Government hopes of limiting next year's health service pay awards have been dented as pay review bodies resist pressure to keep within departmental spending limits.

Professor Clive Booth, chair of the nurses' pay review body, wrote to health minister Alan Milburn last week, saying it 'could not be constrained to a pre-determined envelope of money'.

Brandon Gough, chair of the doctors' and dentists' review body, has written to Mr Milburn in similar terms, rejecting any change to its terms of reference unless they are agreed with the professions.

The assertion of independence has angered health service employers. But the unions, which fear that ministers' insistence on 'fair and affordable' pay awards will lead to increases too low to stop staff leaving the health service, are delighted.

Andrew Foster, chair of the NHS Confederation's human resources committee, accused the review bodies of exercising 'power without responsibility'.

He regretted their 'outright rejection' of the prime minister's request in July that they should take into account both the Department of Health's spending plans and the government's inflation target.

The review bodies' defiance emerged as the DoH moved to head off growing staff anger over pay by calling for a higher starting salary for qualified nurses.

In its evidence to the nurses' review body, the DoH also calls for an increase in London weighting, which has been frozen since 1994, and 'if affordable, improvements in career progression for staff nurses'.

Health minister Alan Milburn said that to improve nurses' starting pay and end the staging of pay awards 'the review bodies need to come up with recommendations that allow the NHS to live within its means'.

But Professor Booth insisted that the review body must 'remain free to give equal attention to the evidence presented by all the parties and to recommend levels of awards which it feels are appropriate in all the circumstances'.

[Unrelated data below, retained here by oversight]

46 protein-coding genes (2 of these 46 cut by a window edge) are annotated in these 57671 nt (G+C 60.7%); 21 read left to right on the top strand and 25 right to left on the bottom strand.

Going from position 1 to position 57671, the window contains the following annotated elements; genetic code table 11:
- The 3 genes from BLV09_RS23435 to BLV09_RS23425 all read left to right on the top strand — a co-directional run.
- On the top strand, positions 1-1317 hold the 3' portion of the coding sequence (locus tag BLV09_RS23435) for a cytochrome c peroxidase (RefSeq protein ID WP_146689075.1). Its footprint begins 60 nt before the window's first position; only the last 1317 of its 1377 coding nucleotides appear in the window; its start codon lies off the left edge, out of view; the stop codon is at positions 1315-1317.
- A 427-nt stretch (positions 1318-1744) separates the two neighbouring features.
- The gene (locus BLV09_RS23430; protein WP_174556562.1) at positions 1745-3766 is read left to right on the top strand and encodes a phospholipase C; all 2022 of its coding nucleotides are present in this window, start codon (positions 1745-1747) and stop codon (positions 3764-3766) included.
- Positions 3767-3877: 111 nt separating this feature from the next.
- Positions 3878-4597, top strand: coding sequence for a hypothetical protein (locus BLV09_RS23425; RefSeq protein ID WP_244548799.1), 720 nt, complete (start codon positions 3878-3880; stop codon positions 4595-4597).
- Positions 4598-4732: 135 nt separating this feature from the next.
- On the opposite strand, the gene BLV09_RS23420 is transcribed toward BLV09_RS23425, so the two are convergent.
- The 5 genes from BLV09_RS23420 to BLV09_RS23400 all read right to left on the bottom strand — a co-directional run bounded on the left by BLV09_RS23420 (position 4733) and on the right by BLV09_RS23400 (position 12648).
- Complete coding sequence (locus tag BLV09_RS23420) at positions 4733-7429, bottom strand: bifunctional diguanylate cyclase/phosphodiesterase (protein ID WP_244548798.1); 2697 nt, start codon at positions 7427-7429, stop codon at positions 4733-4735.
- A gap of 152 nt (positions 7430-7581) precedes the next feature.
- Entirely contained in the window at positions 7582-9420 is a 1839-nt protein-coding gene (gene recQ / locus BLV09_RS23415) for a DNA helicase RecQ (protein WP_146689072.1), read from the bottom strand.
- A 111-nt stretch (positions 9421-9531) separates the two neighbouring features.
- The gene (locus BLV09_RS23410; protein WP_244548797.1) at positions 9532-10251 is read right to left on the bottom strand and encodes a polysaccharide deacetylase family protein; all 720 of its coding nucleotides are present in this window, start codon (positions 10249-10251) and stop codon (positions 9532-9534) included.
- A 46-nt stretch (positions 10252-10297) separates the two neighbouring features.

The British Medical Association's council welcomed the sentiments of Mr Gough's letter in a resolution that deplored 'the attempts of the government to change the terms of reference unilaterally'.

MSF national health secretary Roger Kline said he was 'delighted at the assertiveness of the review bodies in standing by their original remit'. He hoped the result would be awards that 'reflect the needs of the service, not the needs of the Treasury'.

But Mr Foster said the moves suggested that the review bodies are 'contemplating making a pay award that is significantly higher than inflation'.

That could have three possible consequences, he said, all of them bad. Either the Treasury would have to give more money, the award would have to be staged, or employers would have to pay the bill, which would mean fewer staff.

The DoH is also calling for a fair and affordable award for doctors and dentists who, it says, are 'already well rewarded' and have a 'consistently healthy position on recruitment and retention'.

BMA chair Ian Bogle said that was 'a staggering display of wishful thinking', when there were 1,000 unfilled GP partnership places and shortages in key hospital specialities.

'However, we would now look to a fair assessment of the situation by our independent review body, ' he said.

RCN calls for£1.2bn to give nurses pay parity with teachers

In its evidence to the nurses' review body, published this week, the Royal Collage of Nursing calls for a£1.2bn boost to nurses' pay. Staff nurses would need an increase of 17 per cent to bring their wages into line with teachers' starting pay.

An independent survey from the Institute for Employment Studies shows that 86 per cent of newly qualified nurses believe they could be making more money for less effort if they left nursing.